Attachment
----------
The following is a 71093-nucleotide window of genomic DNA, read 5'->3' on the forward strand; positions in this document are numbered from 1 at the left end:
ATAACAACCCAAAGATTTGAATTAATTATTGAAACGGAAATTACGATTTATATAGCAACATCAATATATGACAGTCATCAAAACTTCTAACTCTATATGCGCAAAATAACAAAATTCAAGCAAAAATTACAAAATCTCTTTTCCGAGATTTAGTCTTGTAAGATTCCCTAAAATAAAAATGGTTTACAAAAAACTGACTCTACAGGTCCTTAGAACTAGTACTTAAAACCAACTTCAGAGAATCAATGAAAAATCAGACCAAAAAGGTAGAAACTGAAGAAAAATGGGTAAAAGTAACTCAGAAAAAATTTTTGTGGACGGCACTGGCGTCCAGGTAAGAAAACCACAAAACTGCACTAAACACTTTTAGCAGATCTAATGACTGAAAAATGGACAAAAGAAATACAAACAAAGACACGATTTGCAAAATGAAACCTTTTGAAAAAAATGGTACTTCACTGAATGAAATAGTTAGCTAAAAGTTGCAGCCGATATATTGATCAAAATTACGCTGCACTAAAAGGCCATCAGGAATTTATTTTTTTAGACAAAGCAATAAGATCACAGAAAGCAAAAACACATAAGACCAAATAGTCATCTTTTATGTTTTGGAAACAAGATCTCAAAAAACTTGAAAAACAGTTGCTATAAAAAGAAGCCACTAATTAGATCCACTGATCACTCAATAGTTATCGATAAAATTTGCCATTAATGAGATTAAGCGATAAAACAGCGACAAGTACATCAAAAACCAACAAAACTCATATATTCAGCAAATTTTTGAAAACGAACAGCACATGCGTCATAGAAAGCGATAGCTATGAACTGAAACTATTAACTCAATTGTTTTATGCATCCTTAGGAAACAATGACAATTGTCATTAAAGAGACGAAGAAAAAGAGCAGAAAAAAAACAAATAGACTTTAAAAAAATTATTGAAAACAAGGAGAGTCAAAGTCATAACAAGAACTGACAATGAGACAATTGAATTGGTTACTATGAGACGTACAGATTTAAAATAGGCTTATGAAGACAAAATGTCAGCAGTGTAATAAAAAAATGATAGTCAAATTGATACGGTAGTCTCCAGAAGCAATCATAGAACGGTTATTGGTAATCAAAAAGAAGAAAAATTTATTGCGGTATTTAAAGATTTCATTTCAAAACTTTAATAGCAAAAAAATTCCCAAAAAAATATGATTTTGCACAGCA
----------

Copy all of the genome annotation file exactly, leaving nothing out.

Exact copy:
The following is a 71093-nucleotide window of genomic DNA, read 5'->3' on the forward strand; positions in this document are numbered from 1 at the left end:
ATAACAACCCAAAGATTTGAATTAATTATTGAAACGGAAATTACGATTTATATAGCAACATCAATATATGACAGTCATCAAAACTTCTAACTCTATATGCGCAAAATAACAAAATTCAAGCAAAAATTACAAAATCTCTTTTCCGAGATTTAGTCTTGTAAGATTCCCTAAAATAAAAATGGTTTACAAAAAACTGACTCTACAGGTCCTTAGAACTAGTACTTAAAACCAACTTCAGAGAATCAATGAAAAATCAGACCAAAAAGGTAGAAACTGAAGAAAAATGGGTAAAAGTAACTCAGAAAAAATTTTTGTGGACGGCACTGGCGTCCAGGTAAGAAAACCACAAAACTGCACTAAACACTTTTAGCAGATCTAATGACTGAAAAATGGACAAAAGAAATACAAACAAAGACACGATTTGCAAAATGAAACCTTTTGAAAAAAATGGTACTTCACTGAATGAAATAGTTAGCTAAAAGTTGCAGCCGATATATTGATCAAAATTACGCTGCACTAAAAGGCCATCAGGAATTTATTTTTTTAGACAAAGCAATAAGATCACAGAAAGCAAAAACACATAAGACCAAATAGTCATCTTTTATGTTTTGGAAACAAGATCTCAAAAAACTTGAAAAACAGTTGCTATAAAAAGAAGCCACTAATTAGATCCACTGATCACTCAATAGTTATCGATAAAATTTGCCATTAATGAGATTAAGCGATAAAACAGCGACAAGTACATCAAAAACCAACAAAACTCATATATTCAGCAAATTTTTGAAAACGAACAGCACATGCGTCATAGAAAGCGATAGCTATGAACTGAAACTATTAACTCAATTGTTTTATGCATCCTTAGGAAACAATGACAATTGTCATTAAAGAGACGAAGAAAAAGAGCAGAAAAAAAACAAATAGACTTTAAAAAAATTATTGAAAACAAGGAGAGTCAAAGTCATAACAAGAACTGACAATGAGACAATTGAATTGGTTACTATGAGACGTACAGATTTAAAATAGGCTTATGAAGACAAAATGTCAGCAGTGTAATAAAAAAATGATAGTCAAATTGATACGGTAGTCTCCAGAAGCAATCATAGAACGGTTATTGGTAATCAAAAAGAAGAAAAATTTATTGCGGTATTTAAAGATTTCATTTCAAAACTTTAATAGCAAAAAAATTCCCAAAAAAATATGATTTTGCACAGCA